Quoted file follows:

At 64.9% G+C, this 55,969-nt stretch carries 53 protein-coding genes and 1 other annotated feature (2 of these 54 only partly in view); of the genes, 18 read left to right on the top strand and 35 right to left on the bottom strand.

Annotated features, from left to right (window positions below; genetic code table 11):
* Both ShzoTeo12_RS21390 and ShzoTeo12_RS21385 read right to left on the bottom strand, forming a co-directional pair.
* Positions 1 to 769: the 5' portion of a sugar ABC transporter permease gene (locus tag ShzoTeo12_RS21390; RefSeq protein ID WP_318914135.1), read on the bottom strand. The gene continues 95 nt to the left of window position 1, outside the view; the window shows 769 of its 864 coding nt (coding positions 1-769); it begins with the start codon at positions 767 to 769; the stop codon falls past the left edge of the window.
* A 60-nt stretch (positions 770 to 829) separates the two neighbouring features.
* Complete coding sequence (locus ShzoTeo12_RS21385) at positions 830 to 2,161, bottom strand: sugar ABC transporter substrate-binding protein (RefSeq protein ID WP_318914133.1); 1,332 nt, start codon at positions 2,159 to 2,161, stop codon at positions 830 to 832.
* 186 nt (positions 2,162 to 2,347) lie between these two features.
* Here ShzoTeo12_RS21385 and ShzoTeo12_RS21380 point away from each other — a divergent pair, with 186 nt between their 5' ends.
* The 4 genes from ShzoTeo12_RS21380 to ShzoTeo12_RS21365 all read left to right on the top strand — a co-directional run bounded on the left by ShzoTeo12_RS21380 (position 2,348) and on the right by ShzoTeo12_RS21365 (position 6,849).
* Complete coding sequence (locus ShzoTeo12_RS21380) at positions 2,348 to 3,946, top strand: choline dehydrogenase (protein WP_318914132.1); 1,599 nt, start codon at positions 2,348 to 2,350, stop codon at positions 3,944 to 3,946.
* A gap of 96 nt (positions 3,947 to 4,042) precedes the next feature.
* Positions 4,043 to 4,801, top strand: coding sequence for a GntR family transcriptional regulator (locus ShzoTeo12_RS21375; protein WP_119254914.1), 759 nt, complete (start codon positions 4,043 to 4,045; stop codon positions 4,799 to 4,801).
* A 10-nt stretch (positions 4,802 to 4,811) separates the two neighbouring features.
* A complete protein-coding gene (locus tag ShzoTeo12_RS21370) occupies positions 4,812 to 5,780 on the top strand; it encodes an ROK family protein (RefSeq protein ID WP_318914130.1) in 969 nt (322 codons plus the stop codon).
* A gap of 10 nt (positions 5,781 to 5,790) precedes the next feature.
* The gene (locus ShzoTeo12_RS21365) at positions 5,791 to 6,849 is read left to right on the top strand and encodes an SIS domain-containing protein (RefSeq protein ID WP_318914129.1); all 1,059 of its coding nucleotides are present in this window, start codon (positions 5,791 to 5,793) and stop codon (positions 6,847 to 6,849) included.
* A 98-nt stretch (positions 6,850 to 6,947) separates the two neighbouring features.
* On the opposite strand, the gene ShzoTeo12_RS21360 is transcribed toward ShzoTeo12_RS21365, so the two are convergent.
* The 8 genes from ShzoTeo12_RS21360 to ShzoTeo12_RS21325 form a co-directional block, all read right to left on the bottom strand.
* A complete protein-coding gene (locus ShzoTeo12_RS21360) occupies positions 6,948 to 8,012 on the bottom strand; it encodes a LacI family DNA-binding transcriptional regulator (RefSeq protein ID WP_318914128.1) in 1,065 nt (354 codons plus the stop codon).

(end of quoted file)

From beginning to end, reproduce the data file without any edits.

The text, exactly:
At 64.9% G+C, this 55,969-nt stretch carries 53 protein-coding genes and 1 other annotated feature (2 of these 54 only partly in view); of the genes, 18 read left to right on the top strand and 35 right to left on the bottom strand.

Annotated features, from left to right (window positions below; genetic code table 11):
* Both ShzoTeo12_RS21390 and ShzoTeo12_RS21385 read right to left on the bottom strand, forming a co-directional pair.
* Positions 1 to 769: the 5' portion of a sugar ABC transporter permease gene (locus tag ShzoTeo12_RS21390; RefSeq protein ID WP_318914135.1), read on the bottom strand. The gene continues 95 nt to the left of window position 1, outside the view; the window shows 769 of its 864 coding nt (coding positions 1-769); it begins with the start codon at positions 767 to 769; the stop codon falls past the left edge of the window.
* A 60-nt stretch (positions 770 to 829) separates the two neighbouring features.
* Complete coding sequence (locus ShzoTeo12_RS21385) at positions 830 to 2,161, bottom strand: sugar ABC transporter substrate-binding protein (RefSeq protein ID WP_318914133.1); 1,332 nt, start codon at positions 2,159 to 2,161, stop codon at positions 830 to 832.
* 186 nt (positions 2,162 to 2,347) lie between these two features.
* Here ShzoTeo12_RS21385 and ShzoTeo12_RS21380 point away from each other — a divergent pair, with 186 nt between their 5' ends.
* The 4 genes from ShzoTeo12_RS21380 to ShzoTeo12_RS21365 all read left to right on the top strand — a co-directional run bounded on the left by ShzoTeo12_RS21380 (position 2,348) and on the right by ShzoTeo12_RS21365 (position 6,849).
* Complete coding sequence (locus ShzoTeo12_RS21380) at positions 2,348 to 3,946, top strand: choline dehydrogenase (protein WP_318914132.1); 1,599 nt, start codon at positions 2,348 to 2,350, stop codon at positions 3,944 to 3,946.
* A gap of 96 nt (positions 3,947 to 4,042) precedes the next feature.
* Positions 4,043 to 4,801, top strand: coding sequence for a GntR family transcriptional regulator (locus ShzoTeo12_RS21375; protein WP_119254914.1), 759 nt, complete (start codon positions 4,043 to 4,045; stop codon positions 4,799 to 4,801).
* A 10-nt stretch (positions 4,802 to 4,811) separates the two neighbouring features.
* A complete protein-coding gene (locus tag ShzoTeo12_RS21370) occupies positions 4,812 to 5,780 on the top strand; it encodes an ROK family protein (RefSeq protein ID WP_318914130.1) in 969 nt (322 codons plus the stop codon).
* A gap of 10 nt (positions 5,781 to 5,790) precedes the next feature.
* The gene (locus ShzoTeo12_RS21365) at positions 5,791 to 6,849 is read left to right on the top strand and encodes an SIS domain-containing protein (RefSeq protein ID WP_318914129.1); all 1,059 of its coding nucleotides are present in this window, start codon (positions 5,791 to 5,793) and stop codon (positions 6,847 to 6,849) included.
* A 98-nt stretch (positions 6,850 to 6,947) separates the two neighbouring features.
* On the opposite strand, the gene ShzoTeo12_RS21360 is transcribed toward ShzoTeo12_RS21365, so the two are convergent.
* The 8 genes from ShzoTeo12_RS21360 to ShzoTeo12_RS21325 form a co-directional block, all read right to left on the bottom strand.
* A complete protein-coding gene (locus ShzoTeo12_RS21360) occupies positions 6,948 to 8,012 on the bottom strand; it encodes a LacI family DNA-binding transcriptional regulator (RefSeq protein ID WP_318914128.1) in 1,065 nt (354 codons plus the stop codon).